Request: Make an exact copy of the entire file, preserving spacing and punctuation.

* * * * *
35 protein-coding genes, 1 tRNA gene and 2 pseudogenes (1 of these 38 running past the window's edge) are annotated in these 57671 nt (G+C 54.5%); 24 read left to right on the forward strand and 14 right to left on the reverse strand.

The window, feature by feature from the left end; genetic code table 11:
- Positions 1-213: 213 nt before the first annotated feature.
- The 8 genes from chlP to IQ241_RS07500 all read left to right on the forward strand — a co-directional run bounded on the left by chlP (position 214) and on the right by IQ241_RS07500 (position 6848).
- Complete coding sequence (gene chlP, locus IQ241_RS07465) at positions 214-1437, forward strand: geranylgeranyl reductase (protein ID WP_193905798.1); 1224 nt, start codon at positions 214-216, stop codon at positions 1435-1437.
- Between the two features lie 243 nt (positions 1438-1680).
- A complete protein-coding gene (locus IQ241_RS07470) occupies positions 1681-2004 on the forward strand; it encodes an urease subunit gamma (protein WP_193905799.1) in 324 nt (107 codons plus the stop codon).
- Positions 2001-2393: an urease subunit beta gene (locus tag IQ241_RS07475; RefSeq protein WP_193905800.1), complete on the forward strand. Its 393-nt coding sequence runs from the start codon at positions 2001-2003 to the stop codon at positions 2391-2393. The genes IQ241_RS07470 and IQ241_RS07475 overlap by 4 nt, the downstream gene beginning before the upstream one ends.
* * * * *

35 protein-coding genes, 1 tRNA gene and 2 pseudogenes (1 of these 38 running past the window's edge) are annotated in these 57671 nt (G+C 54.5%); 24 read left to right on the forward strand and 14 right to left on the reverse strand.

The window, feature by feature from the left end; genetic code table 11:
- Positions 1-213: 213 nt before the first annotated feature.
- The 8 genes from chlP to IQ241_RS07500 all read left to right on the forward strand — a co-directional run bounded on the left by chlP (position 214) and on the right by IQ241_RS07500 (position 6848).
- Complete coding sequence (gene chlP, locus IQ241_RS07465) at positions 214-1437, forward strand: geranylgeranyl reductase (protein ID WP_193905798.1); 1224 nt, start codon at positions 214-216, stop codon at positions 1435-1437.
- Between the two features lie 243 nt (positions 1438-1680).
- A complete protein-coding gene (locus IQ241_RS07470) occupies positions 1681-2004 on the forward strand; it encodes an urease subunit gamma (protein WP_193905799.1) in 324 nt (107 codons plus the stop codon).
- Positions 2001-2393: an urease subunit beta gene (locus tag IQ241_RS07475; RefSeq protein WP_193905800.1), complete on the forward strand. Its 393-nt coding sequence runs from the start codon at positions 2001-2003 to the stop codon at positions 2391-2393. The genes IQ241_RS07470 and IQ241_RS07475 overlap by 4 nt, the downstream gene beginning before the upstream one ends.